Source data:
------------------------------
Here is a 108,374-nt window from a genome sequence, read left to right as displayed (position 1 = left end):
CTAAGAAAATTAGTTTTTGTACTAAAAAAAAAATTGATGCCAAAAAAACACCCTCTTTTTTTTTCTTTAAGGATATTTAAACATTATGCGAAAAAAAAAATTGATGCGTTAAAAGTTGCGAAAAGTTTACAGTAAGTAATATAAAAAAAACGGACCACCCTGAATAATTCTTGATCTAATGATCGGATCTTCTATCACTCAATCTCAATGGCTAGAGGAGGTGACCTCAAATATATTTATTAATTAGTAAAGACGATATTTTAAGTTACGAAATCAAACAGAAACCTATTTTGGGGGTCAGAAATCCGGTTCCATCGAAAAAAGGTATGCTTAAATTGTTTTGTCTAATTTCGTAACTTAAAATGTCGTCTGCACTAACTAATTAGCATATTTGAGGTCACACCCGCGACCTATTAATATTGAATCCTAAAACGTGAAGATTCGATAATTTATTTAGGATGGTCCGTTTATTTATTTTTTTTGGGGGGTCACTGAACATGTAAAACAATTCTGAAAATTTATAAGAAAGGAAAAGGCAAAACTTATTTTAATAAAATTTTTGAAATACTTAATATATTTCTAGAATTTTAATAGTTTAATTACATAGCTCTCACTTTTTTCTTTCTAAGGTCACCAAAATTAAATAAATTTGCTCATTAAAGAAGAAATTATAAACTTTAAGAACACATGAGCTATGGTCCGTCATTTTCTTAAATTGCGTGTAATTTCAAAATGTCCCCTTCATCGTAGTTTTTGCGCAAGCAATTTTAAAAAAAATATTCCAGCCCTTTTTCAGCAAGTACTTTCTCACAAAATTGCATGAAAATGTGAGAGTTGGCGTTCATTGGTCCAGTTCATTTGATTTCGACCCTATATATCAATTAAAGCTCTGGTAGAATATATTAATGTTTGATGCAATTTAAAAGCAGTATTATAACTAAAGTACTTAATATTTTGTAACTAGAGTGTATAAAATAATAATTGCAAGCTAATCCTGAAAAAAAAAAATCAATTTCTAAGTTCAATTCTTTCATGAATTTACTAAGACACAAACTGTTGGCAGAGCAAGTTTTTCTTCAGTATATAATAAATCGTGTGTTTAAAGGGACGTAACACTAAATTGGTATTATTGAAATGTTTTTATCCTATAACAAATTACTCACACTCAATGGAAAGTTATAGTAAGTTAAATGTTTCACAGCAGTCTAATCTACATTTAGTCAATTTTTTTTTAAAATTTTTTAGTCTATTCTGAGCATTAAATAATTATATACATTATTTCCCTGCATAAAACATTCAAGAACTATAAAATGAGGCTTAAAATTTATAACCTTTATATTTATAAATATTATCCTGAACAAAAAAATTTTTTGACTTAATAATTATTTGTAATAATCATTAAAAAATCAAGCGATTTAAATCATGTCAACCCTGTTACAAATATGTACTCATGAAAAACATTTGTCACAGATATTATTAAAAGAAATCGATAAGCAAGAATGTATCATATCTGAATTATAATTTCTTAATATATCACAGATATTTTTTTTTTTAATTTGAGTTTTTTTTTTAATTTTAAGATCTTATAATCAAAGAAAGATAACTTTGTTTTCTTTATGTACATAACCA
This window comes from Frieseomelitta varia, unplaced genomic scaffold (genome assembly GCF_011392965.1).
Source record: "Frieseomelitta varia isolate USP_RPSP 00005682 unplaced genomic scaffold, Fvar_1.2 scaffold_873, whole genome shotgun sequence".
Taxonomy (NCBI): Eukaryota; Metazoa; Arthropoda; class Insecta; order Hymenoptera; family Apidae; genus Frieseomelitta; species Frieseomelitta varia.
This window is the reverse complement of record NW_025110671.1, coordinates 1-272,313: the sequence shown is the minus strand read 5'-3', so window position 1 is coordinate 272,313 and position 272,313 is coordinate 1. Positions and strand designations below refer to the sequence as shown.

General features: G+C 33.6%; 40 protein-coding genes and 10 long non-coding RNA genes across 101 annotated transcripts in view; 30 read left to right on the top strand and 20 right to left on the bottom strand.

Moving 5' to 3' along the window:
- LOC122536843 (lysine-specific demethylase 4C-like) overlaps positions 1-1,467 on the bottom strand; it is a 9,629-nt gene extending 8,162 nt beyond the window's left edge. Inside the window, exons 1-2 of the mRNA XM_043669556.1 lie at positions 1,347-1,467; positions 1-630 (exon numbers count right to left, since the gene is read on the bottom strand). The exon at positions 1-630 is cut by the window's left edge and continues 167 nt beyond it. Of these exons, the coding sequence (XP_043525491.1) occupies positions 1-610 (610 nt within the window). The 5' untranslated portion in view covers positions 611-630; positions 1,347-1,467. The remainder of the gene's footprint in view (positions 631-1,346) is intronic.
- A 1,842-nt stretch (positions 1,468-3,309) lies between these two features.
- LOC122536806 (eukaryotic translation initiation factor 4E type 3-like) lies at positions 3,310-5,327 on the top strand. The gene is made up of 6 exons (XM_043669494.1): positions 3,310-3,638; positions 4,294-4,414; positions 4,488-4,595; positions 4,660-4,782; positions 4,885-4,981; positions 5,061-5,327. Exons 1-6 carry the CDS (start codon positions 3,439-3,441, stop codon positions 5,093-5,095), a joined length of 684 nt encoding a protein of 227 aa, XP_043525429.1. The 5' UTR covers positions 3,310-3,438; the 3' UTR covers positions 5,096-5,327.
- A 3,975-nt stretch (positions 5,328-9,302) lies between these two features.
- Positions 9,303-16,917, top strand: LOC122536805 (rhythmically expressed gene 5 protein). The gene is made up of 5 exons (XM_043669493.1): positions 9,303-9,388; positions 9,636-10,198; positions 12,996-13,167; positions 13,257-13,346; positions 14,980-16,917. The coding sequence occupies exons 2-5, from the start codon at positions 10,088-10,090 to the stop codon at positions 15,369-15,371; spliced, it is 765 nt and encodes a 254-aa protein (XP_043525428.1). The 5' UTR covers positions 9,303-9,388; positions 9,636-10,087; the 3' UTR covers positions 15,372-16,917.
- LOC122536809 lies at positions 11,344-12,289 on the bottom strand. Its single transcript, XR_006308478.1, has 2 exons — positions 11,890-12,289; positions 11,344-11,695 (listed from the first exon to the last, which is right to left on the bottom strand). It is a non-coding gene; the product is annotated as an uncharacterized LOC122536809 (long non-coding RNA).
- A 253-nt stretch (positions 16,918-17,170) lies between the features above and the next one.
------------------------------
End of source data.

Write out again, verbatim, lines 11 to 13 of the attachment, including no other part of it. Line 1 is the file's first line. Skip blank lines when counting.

- LOC122536806 (eukaryotic translation initiation factor 4E type 3-like) lies at positions 3,310-5,327 on the top strand. The gene is made up of 6 exons (XM_043669494.1): positions 3,310-3,638; positions 4,294-4,414; positions 4,488-4,595; positions 4,660-4,782; positions 4,885-4,981; positions 5,061-5,327. Exons 1-6 carry the CDS (start codon positions 3,439-3,441, stop codon positions 5,093-5,095), a joined length of 684 nt encoding a protein of 227 aa, XP_043525429.1. The 5' UTR covers positions 3,310-3,438; the 3' UTR covers positions 5,096-5,327.
- A 3,975-nt stretch (positions 5,328-9,302) lies between these two features.
- Positions 9,303-16,917, top strand: LOC122536805 (rhythmically expressed gene 5 protein). The gene is made up of 5 exons (XM_043669493.1): positions 9,303-9,388; positions 9,636-10,198; positions 12,996-13,167; positions 13,257-13,346; positions 14,980-16,917. The coding sequence occupies exons 2-5, from the start codon at positions 10,088-10,090 to the stop codon at positions 15,369-15,371; spliced, it is 765 nt and encodes a 254-aa protein (XP_043525428.1). The 5' UTR covers positions 9,303-9,388; positions 9,636-10,087; the 3' UTR covers positions 15,372-16,917.